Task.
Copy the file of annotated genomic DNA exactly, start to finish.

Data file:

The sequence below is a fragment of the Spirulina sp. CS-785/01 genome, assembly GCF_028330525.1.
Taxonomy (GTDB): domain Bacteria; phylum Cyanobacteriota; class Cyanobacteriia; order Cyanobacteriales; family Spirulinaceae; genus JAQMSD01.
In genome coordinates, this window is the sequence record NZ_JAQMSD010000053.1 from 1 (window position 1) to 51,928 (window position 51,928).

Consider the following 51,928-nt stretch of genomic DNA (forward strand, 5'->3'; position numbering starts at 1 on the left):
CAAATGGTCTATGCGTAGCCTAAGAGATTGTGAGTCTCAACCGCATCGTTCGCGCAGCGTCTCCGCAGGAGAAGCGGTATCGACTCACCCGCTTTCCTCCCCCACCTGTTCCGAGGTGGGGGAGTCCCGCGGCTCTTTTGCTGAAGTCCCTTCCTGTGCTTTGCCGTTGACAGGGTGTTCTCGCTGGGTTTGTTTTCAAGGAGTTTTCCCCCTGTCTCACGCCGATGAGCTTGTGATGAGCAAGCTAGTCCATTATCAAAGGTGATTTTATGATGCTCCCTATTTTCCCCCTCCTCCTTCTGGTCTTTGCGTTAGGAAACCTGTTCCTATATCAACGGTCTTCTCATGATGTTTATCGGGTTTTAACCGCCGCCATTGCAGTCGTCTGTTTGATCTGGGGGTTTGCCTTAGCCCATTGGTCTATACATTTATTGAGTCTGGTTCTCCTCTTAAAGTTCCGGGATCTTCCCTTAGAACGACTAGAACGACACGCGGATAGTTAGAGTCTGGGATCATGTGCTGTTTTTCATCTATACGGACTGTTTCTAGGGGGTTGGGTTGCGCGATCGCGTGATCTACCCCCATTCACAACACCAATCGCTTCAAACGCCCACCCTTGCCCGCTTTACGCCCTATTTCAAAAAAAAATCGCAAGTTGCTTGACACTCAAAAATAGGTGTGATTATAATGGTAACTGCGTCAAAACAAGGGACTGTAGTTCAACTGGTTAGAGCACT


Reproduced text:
The sequence below is a fragment of the Spirulina sp. CS-785/01 genome, assembly GCF_028330525.1.
Taxonomy (GTDB): domain Bacteria; phylum Cyanobacteriota; class Cyanobacteriia; order Cyanobacteriales; family Spirulinaceae; genus JAQMSD01.
In genome coordinates, this window is the sequence record NZ_JAQMSD010000053.1 from 1 (window position 1) to 51,928 (window position 51,928).

Consider the following 51,928-nt stretch of genomic DNA (forward strand, 5'->3'; position numbering starts at 1 on the left):
CAAATGGTCTATGCGTAGCCTAAGAGATTGTGAGTCTCAACCGCATCGTTCGCGCAGCGTCTCCGCAGGAGAAGCGGTATCGACTCACCCGCTTTCCTCCCCCACCTGTTCCGAGGTGGGGGAGTCCCGCGGCTCTTTTGCTGAAGTCCCTTCCTGTGCTTTGCCGTTGACAGGGTGTTCTCGCTGGGTTTGTTTTCAAGGAGTTTTCCCCCTGTCTCACGCCGATGAGCTTGTGATGAGCAAGCTAGTCCATTATCAAAGGTGATTTTATGATGCTCCCTATTTTCCCCCTCCTCCTTCTGGTCTTTGCGTTAGGAAACCTGTTCCTATATCAACGGTCTTCTCATGATGTTTATCGGGTTTTAACCGCCGCCATTGCAGTCGTCTGTTTGATCTGGGGGTTTGCCTTAGCCCATTGGTCTATACATTTATTGAGTCTGGTTCTCCTCTTAAAGTTCCGGGATCTTCCCTTAGAACGACTAGAACGACACGCGGATAGTTAGAGTCTGGGATCATGTGCTGTTTTTCATCTATACGGACTGTTTCTAGGGGGTTGGGTTGCGCGATCGCGTGATCTACCCCCATTCACAACACCAATCGCTTCAAACGCCCACCCTTGCCCGCTTTACGCCCTATTTCAAAAAAAAATCGCAAGTTGCTTGACACTCAAAAATAGGTGTGATTATAATGGTAACTGCGTCAAAACAAGGGACTGTAGTTCAACTGGTTAGAGCACT